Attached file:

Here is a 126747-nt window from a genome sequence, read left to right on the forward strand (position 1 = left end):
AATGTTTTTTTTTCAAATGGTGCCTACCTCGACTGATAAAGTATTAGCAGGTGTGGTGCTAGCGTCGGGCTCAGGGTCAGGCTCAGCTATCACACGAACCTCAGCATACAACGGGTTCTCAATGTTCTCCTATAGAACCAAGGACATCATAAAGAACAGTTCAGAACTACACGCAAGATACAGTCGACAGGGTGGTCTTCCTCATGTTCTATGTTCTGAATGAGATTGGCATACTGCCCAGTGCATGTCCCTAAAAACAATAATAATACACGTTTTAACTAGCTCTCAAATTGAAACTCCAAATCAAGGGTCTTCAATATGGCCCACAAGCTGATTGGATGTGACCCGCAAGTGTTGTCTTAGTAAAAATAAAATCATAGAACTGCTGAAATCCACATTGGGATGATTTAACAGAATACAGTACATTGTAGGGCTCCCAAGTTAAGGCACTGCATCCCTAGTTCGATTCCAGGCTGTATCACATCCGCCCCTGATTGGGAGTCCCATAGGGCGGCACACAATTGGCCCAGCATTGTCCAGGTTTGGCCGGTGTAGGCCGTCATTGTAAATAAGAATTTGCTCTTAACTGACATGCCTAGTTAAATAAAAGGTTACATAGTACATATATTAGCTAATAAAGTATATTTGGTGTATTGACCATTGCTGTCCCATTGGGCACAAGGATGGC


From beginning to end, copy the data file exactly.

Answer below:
Here is a 126747-nt window from a genome sequence, read left to right on the forward strand (position 1 = left end):
AATGTTTTTTTTTCAAATGGTGCCTACCTCGACTGATAAAGTATTAGCAGGTGTGGTGCTAGCGTCGGGCTCAGGGTCAGGCTCAGCTATCACACGAACCTCAGCATACAACGGGTTCTCAATGTTCTCCTATAGAACCAAGGACATCATAAAGAACAGTTCAGAACTACACGCAAGATACAGTCGACAGGGTGGTCTTCCTCATGTTCTATGTTCTGAATGAGATTGGCATACTGCCCAGTGCATGTCCCTAAAAACAATAATAATACACGTTTTAACTAGCTCTCAAATTGAAACTCCAAATCAAGGGTCTTCAATATGGCCCACAAGCTGATTGGATGTGACCCGCAAGTGTTGTCTTAGTAAAAATAAAATCATAGAACTGCTGAAATCCACATTGGGATGATTTAACAGAATACAGTACATTGTAGGGCTCCCAAGTTAAGGCACTGCATCCCTAGTTCGATTCCAGGCTGTATCACATCCGCCCCTGATTGGGAGTCCCATAGGGCGGCACACAATTGGCCCAGCATTGTCCAGGTTTGGCCGGTGTAGGCCGTCATTGTAAATAAGAATTTGCTCTTAACTGACATGCCTAGTTAAATAAAAGGTTACATAGTACATATATTAGCTAATAAAGTATATTTGGTGTATTGACCATTGCTGTCCCATTGGGCACAAGGATGGC